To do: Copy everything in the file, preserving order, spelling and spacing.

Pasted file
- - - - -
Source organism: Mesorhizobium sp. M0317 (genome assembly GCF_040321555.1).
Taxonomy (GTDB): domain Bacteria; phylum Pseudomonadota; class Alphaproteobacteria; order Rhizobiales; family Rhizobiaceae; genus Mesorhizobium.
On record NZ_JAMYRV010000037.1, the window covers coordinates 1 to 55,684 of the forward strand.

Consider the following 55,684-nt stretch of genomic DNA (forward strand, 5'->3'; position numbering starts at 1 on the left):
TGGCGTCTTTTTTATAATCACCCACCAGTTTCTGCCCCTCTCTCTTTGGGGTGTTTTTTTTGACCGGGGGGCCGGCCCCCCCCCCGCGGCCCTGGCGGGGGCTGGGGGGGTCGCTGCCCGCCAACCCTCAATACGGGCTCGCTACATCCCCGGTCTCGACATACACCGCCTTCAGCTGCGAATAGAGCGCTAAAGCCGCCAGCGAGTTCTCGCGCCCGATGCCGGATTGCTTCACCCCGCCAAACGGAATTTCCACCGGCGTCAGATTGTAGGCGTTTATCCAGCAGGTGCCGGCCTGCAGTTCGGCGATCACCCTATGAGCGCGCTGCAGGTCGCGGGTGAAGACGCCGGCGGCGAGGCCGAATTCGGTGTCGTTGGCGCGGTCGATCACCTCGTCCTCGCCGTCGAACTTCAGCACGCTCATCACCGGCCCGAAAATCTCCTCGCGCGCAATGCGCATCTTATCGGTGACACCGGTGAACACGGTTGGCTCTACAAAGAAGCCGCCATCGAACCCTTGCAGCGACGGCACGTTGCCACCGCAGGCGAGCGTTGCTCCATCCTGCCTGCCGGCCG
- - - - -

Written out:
Source organism: Mesorhizobium sp. M0317 (genome assembly GCF_040321555.1).
Taxonomy (GTDB): domain Bacteria; phylum Pseudomonadota; class Alphaproteobacteria; order Rhizobiales; family Rhizobiaceae; genus Mesorhizobium.
On record NZ_JAMYRV010000037.1, the window covers coordinates 1 to 55,684 of the forward strand.

Consider the following 55,684-nt stretch of genomic DNA (forward strand, 5'->3'; position numbering starts at 1 on the left):
TGGCGTCTTTTTTATAATCACCCACCAGTTTCTGCCCCTCTCTCTTTGGGGTGTTTTTTTTGACCGGGGGGCCGGCCCCCCCCCCGCGGCCCTGGCGGGGGCTGGGGGGGTCGCTGCCCGCCAACCCTCAATACGGGCTCGCTACATCCCCGGTCTCGACATACACCGCCTTCAGCTGCGAATAGAGCGCTAAAGCCGCCAGCGAGTTCTCGCGCCCGATGCCGGATTGCTTCACCCCGCCAAACGGAATTTCCACCGGCGTCAGATTGTAGGCGTTTATCCAGCAGGTGCCGGCCTGCAGTTCGGCGATCACCCTATGAGCGCGCTGCAGGTCGCGGGTGAAGACGCCGGCGGCGAGGCCGAATTCGGTGTCGTTGGCGCGGTCGATCACCTCGTCCTCGCCGTCGAACTTCAGCACGCTCATCACCGGCCCGAAAATCTCCTCGCGCGCAATGCGCATCTTATCGGTGACACCGGTGAACACGGTTGGCTCTACAAAGAAGCCGCCATCGAACCCTTGCAGCGACGGCACGTTGCCACCGCAGGCGAGCGTTGCTCCATCCTGCCTGCCGGCCG